So it's just good to be back in Iowa. This is the state that first believed in our campaign. (Applause.) When all the pundits had written us off, when we were down in the polls, this is the state that inspired us to keep on going, even when the path was uncertain. And because of you, this is the place where change began. (Applause.)
Three years ago, I came here to this campus to make a promise. Just a few months into our campaign, I stood at the University of Iowa hospital right around the corner and I promised that by the end of my first term in office, I would sign legislation to reform our health insurance system. (Applause.)
On Tuesday, after a year of debate, a century of trying, after so many of you shared your stories and your heartaches and your hopes, that promise was finally fulfilled. (Applause.) And today, health insurance reform is the law of the land all across America. (Applause.)
AUDIENCE: Yes we did! Yes we did! Yes we did! Yes we did! Yes we did! Yes we did! Yes we did!
THE PRESIDENT: Yes, we did. Yes, we did. Just like the campaign that led us here, this historic change didn't start in Washington. It began in places like Iowa City, places just like this, with Americans just like you.
It began when people had the courage to stand up in town hall meetings and talk about how insurance companies were denying their families coverage because of a preexisting condition.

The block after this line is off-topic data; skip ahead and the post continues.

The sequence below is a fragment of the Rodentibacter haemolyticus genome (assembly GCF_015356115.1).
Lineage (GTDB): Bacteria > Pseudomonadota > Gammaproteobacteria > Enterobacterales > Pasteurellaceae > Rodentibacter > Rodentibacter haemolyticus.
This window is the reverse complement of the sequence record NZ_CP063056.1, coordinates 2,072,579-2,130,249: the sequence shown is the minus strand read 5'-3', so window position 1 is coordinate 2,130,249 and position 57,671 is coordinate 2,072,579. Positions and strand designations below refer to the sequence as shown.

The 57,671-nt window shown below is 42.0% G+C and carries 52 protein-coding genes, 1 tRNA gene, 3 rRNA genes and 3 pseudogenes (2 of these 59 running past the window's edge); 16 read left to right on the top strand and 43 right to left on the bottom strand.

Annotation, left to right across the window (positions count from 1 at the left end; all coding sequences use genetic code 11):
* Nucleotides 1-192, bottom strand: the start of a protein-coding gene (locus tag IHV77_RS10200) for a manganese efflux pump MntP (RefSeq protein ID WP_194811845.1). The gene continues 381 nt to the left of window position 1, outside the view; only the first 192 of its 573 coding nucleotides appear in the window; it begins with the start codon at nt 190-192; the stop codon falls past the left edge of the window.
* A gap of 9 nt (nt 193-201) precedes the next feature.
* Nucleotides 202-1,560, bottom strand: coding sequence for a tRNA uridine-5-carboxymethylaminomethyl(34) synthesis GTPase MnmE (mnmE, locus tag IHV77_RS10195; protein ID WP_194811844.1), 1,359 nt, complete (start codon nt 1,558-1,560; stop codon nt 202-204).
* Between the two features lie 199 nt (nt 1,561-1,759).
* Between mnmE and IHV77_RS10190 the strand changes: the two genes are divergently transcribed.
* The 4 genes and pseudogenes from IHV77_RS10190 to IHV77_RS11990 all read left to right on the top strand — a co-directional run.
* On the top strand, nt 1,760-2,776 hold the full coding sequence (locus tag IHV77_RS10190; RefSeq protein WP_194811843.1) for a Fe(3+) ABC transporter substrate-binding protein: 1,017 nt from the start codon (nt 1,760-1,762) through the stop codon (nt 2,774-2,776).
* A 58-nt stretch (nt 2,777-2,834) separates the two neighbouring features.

It began when folks wrote letters about how premium hikes of 40 and 50 and a hundred percent were forcing them to give up their insurance.
It began when countless small business owners and families and doctors shared stories about a health care system that works better for the insurance industry than it does for the American people.
So this is your victory, because when the special interests sent an army of lobbyists to Congress, they blanketed the airwaves with millions of dollars of negative ads, you mobilized and you organized and you refused to give up. And when the pundits were obsessing over who was up and who was down and how is this affecting the Obama administration and what's going on over in the House, you never lost sight of what was right and what was wrong. You knew this was not about the fortunes of one party -- this was about the future of our country. (Applause.) And today, because of what you did, that future looks stronger and more hopeful and brighter than it has in some time -- because of you. (Applause.)
Three years ago, we made a promise. That promise has been kept. Of course -- of course, over the last year, there's been a lot of misinformation spread about health care reform. There's been plenty of fear-mongering, plenty of overheated rhetoric. You turn on the news, you'll see the same folks are still shouting about there's going to be an end of the world because this bill passed. (Laughter.) I'm not exaggerating. Leaders of the Republican Party, they called the passage of this bill "Armageddon." (Laughter.) Armageddon. "End of freedom as we know it."
So after I signed the bill, I looked around to see if there any -- (laughter) -- asteroids falling or -- (applause) -- some cracks opening up in the Earth. (Laughter.) It turned out it was a nice day. (Laughter.) Birds were chirping. Folks were strolling down the Mall. People still have their doctors.